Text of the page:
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“Sea loins, whales, and more”

Yaquina Head Outstanding Natural Area
Ranked #1 of 52 things to do in Newport
Certificate of Excellence
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Attraction details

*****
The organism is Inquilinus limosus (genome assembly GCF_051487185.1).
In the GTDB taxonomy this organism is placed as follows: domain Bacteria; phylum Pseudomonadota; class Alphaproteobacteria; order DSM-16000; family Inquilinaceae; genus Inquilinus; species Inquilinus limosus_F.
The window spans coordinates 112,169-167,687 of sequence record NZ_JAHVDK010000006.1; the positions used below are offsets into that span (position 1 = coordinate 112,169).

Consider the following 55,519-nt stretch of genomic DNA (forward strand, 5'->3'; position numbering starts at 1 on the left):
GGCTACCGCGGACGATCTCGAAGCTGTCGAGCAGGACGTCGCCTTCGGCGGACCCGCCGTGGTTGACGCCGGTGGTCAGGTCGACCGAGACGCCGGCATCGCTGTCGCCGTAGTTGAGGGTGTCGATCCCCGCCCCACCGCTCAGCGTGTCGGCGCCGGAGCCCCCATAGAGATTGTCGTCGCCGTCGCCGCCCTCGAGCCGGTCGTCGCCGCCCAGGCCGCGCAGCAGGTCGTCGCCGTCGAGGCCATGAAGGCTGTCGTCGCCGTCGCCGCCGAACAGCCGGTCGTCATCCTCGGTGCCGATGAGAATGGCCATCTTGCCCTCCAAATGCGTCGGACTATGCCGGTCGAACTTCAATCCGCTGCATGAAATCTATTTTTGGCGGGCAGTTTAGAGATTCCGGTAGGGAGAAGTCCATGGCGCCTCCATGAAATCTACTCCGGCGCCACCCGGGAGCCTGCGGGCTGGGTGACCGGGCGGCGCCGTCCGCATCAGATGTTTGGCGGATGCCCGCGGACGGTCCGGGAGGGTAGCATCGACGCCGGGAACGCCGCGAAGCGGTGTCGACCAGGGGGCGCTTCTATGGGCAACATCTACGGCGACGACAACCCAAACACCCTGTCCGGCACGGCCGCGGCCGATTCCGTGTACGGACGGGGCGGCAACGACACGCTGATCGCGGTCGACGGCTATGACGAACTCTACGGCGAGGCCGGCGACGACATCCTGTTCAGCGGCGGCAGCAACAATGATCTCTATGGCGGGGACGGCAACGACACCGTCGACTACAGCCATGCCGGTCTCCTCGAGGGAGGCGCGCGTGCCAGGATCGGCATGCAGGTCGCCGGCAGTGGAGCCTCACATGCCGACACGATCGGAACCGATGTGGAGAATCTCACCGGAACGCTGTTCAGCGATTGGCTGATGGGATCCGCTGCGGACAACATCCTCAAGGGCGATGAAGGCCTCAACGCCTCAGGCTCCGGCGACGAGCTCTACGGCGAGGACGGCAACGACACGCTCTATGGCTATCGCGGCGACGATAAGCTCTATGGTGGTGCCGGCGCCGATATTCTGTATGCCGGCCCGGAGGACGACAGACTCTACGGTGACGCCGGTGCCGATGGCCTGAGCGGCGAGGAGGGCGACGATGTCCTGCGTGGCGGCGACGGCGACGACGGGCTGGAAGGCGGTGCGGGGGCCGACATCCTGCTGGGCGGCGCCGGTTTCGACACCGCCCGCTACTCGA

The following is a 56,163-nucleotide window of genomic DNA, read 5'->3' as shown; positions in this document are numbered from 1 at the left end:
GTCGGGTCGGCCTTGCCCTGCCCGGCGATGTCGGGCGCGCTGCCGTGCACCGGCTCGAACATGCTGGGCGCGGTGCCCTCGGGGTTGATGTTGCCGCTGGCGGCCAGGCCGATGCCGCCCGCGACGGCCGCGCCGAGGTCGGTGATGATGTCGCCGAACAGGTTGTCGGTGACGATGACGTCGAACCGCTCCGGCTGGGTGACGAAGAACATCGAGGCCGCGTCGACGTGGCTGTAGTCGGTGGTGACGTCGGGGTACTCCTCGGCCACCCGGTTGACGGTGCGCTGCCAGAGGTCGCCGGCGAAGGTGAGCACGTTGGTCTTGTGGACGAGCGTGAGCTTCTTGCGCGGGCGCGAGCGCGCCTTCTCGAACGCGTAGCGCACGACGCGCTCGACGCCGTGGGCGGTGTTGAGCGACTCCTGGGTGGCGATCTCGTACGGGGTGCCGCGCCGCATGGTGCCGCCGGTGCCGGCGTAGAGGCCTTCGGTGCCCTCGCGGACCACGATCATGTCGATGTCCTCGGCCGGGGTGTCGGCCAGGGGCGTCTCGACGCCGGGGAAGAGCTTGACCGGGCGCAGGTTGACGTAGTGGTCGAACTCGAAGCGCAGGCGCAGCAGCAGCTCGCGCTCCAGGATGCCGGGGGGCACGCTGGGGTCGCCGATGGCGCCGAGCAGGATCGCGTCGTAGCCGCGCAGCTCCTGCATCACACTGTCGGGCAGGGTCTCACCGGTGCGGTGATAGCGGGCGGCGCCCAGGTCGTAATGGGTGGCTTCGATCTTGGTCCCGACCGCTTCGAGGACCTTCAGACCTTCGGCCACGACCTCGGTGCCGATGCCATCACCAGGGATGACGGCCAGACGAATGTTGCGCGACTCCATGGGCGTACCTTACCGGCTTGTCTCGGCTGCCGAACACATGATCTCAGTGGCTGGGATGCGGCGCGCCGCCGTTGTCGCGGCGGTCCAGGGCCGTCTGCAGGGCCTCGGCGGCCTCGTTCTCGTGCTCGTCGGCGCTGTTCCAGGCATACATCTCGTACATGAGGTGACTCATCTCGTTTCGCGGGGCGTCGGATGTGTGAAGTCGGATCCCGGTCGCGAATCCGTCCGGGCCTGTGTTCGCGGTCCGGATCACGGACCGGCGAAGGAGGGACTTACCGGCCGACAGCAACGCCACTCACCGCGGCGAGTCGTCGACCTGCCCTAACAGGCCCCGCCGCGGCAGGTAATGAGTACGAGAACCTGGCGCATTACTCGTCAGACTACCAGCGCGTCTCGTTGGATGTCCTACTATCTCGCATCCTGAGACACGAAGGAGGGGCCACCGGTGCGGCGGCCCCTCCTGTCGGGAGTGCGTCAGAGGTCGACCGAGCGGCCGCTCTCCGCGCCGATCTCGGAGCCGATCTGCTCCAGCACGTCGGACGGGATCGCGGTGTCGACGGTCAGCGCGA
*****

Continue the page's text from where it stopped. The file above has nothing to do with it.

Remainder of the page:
Owner description: From exploring tide pools teeming with life to witnessing Oregon's tallest lighthouse, there is something for every visitor at Yaquina Head. Yaquina Head Outstanding Natural Area extends out from the Oregon coast, one mile into the Pacific Ocean. Standing 93 feet tall at the westernmost point of the basalt headland, the lighthouse has been a bright beacon of the night, guiding ships and their supplies along the west coast since the light was first lit on August 20, 1873. The offshore islands are a year-round refuge for harbor seals and a spring-summer home for thousands of nesting seabirds. Gray whales can be spotted during their annual migrations to Mexico (late fall-early winter) and Alaska (late winter-early spring). During the summer months some gray whales take the opportunity to feed in the shallow waters around the headland. Cobble Beach is compiled of millions of round basalt rocks that produce an applause-like sound as the waves roll in. When the tide is low a vibrant ocean floor is revealed—pools of colorful animals including orange sea stars, purple sea urchins, and giant green anemones. Rangers are at hand to answer questions and point out all of the amazing plants and animals that call the tide pools home. Visit the Interpretive Center and discover 140 years of lighthouse history and thousands of years of natural and cultural history. Friends of Yaquina Lighthouses, a non-profit organization, offers site-related books, maps, and postcards in their interpretive store. Whether you want to see raging winter storms batter the Oregon coast, learn about the role lighthouses played in the westward expansion of the United States, or watch peregrine falcons at play, visit Yaquina Head Outstanding Natural Area and experience something wild.